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It thrilled me when two readers sent me questions about work that’s underway along Catalyst’s water pipeline. The pipeline takes water from the Cowichan River by Cliffs Road near Duncan, and delivers it to the Catalyst Paper mill in Crofton.
Recently, the company has been laying a new section of pipe, close to Richards Trail. Matthew Kinnunen and Dave Mason alerted me to this and sent pictures of what’s going on.
Matthew, Dave and others are very curious about this construction project, and for good reason. Catalyst is the largest water user in the Cowichan watershed, which is facing record drought. And the company pumps enough water to fill an Olympic swimming pool every half hour.
I’ve heard speculation that the aging pipeline could be leaking significantly, feeding nearby lakes and wetlands. I wanted to get to the bottom of this, so I took your questions to Brian Houle, environment manager with Catalyst Paper. Here’s what he told me:
Is the pipeline leaking water into the environment?
“Absolutely not,” Brian tells me. He says he’s heard the speculation that the pipe is keeping areas near it wet. But those areas have always been wet, he says. “We don’t have any leaks. We have the risk of catastrophic failure.” The pipeline, he tells me, is at risk of bursting, but is not leaking.
So what’s really happening?
The pipeline that brings water from the river to the mill is ageing, Brian tells me. In fact, twice in the last four years, sections of pipe have burst. These failures forced the mill to shut down for several days for repairs. When the pipes burst water couldn’t get to the town of Crofton and people there were forced to use an alternate water supply and boil water for days at a time. (North Cowichan has sinceconnected Crofton to a back-up water supply that won’t require residents to boil water if this happens again.)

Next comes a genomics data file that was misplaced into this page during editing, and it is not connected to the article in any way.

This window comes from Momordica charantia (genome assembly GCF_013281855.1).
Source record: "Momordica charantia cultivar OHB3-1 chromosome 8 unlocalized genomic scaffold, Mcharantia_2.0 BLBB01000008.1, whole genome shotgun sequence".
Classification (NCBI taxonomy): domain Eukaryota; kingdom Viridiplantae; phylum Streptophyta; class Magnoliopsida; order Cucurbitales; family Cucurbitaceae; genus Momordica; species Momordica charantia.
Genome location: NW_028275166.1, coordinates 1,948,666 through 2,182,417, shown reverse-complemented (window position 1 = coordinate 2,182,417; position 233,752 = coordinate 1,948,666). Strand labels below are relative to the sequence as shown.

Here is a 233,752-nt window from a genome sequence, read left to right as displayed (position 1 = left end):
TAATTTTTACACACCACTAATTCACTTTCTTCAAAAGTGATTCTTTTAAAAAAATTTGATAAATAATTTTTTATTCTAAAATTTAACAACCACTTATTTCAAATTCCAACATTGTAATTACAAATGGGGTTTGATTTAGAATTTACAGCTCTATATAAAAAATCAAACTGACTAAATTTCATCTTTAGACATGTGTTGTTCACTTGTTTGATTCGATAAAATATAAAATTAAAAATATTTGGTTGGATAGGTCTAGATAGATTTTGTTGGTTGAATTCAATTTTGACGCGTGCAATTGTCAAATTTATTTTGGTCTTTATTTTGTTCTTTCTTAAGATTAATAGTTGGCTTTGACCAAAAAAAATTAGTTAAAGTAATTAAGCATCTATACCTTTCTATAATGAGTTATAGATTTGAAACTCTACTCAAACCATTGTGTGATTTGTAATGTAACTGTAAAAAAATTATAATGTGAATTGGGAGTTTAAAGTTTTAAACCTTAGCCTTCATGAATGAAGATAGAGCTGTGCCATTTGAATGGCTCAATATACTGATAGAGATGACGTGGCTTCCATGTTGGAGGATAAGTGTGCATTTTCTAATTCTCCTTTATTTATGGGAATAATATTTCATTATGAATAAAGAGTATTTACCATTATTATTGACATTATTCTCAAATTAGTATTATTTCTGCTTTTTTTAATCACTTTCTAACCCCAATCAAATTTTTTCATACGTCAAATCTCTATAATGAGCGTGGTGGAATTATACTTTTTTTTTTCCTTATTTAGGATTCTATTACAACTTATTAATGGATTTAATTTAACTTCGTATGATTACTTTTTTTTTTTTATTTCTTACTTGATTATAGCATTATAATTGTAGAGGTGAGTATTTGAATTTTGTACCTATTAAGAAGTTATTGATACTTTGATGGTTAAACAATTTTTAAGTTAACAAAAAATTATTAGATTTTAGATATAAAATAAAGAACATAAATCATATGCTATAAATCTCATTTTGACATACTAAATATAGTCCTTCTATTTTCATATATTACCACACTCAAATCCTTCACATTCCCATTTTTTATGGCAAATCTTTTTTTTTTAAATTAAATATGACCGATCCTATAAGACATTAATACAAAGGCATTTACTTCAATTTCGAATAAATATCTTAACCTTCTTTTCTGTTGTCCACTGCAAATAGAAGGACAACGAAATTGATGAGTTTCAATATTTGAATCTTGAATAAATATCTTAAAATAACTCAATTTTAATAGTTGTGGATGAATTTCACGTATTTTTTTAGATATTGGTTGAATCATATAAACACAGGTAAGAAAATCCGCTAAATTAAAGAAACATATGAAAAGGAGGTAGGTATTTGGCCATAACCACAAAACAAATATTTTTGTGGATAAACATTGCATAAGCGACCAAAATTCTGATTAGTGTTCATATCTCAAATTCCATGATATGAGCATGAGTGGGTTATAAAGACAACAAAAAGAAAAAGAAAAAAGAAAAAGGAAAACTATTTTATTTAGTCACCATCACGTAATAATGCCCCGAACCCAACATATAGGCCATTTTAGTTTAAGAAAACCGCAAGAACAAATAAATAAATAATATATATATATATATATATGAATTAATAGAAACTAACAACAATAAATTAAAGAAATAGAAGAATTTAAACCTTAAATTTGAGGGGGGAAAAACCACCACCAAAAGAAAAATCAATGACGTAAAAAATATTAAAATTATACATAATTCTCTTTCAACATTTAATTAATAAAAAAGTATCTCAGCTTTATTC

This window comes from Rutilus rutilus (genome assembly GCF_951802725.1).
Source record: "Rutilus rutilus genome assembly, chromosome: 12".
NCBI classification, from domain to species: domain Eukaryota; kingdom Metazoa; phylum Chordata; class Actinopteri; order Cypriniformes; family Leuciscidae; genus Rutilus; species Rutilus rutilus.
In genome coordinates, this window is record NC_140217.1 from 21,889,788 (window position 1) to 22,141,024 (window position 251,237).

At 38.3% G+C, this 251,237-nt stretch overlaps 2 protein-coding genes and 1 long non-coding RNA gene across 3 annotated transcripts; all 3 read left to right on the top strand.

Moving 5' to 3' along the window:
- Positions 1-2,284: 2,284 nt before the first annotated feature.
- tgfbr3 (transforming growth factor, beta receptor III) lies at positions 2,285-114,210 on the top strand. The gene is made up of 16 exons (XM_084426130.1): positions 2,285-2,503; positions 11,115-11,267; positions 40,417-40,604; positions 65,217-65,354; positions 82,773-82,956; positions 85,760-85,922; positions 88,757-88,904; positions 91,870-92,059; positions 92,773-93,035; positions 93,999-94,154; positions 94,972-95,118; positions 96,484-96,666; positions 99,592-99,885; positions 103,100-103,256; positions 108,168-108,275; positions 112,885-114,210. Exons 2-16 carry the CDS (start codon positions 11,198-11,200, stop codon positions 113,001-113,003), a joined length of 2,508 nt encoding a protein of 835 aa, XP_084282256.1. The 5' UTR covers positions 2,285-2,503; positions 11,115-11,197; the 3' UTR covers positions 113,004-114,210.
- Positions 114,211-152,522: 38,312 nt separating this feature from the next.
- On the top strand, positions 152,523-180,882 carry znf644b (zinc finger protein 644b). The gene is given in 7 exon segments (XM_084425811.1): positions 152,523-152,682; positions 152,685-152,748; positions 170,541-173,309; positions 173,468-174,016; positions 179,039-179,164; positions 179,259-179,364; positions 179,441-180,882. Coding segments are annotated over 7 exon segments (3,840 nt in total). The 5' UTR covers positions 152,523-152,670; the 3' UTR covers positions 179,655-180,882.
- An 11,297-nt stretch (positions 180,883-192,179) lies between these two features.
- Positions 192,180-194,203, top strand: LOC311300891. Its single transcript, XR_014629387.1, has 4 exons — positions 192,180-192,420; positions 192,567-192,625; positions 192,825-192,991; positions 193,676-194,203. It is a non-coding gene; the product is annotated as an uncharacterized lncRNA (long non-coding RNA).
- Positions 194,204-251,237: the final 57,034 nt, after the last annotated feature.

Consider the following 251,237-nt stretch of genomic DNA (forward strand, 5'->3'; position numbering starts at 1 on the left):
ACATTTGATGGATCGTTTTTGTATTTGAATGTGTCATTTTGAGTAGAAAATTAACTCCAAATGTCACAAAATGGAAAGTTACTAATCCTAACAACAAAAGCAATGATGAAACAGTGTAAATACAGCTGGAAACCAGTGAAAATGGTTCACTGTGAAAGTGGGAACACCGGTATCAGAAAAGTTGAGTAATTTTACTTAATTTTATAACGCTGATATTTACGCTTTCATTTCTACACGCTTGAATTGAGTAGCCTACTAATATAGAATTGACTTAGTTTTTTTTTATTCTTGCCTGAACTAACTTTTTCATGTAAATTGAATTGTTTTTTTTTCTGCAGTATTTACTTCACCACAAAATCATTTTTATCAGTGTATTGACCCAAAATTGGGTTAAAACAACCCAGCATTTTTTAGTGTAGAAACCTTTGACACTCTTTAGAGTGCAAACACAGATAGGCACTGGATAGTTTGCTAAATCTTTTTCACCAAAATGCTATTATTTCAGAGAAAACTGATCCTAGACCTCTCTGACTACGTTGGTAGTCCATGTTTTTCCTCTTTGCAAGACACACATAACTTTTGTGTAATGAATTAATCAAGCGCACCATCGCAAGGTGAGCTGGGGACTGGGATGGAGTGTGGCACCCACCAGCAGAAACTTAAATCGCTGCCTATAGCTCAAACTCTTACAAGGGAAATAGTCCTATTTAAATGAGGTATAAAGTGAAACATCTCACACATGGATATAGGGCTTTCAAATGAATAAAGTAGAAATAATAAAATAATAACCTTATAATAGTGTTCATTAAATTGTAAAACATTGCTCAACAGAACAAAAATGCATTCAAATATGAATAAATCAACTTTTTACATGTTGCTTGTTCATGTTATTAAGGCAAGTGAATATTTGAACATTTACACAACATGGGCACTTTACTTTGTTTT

Fortunately, those two pipeline failures caused only minor, recoverable damage to nearby private property, Brian says.
What is the company doing about it?
The company spent about a million dollars to assess the condition of the pipeline, Brian says. They used a tool called a Smart PIG, or pipeline inspection gauge. These devices travel down pipes and use sensors to map the strength of the pipe. It found a stretch of pipe near Richards Trail in North Cowichan that is at risk of bursting.
Now, the company is laying new pipe, 40-inches in diameter, next to that section of old pipe, Brian tells me. If the old pipe breaks, the company will be able to quickly switch over to the new pipe. This will reduce down-time at the paper mill in Crofton. Alternatively, if the mill must shut down for some other reason, the company could use that opportunity to tie in the new pipe. [end]
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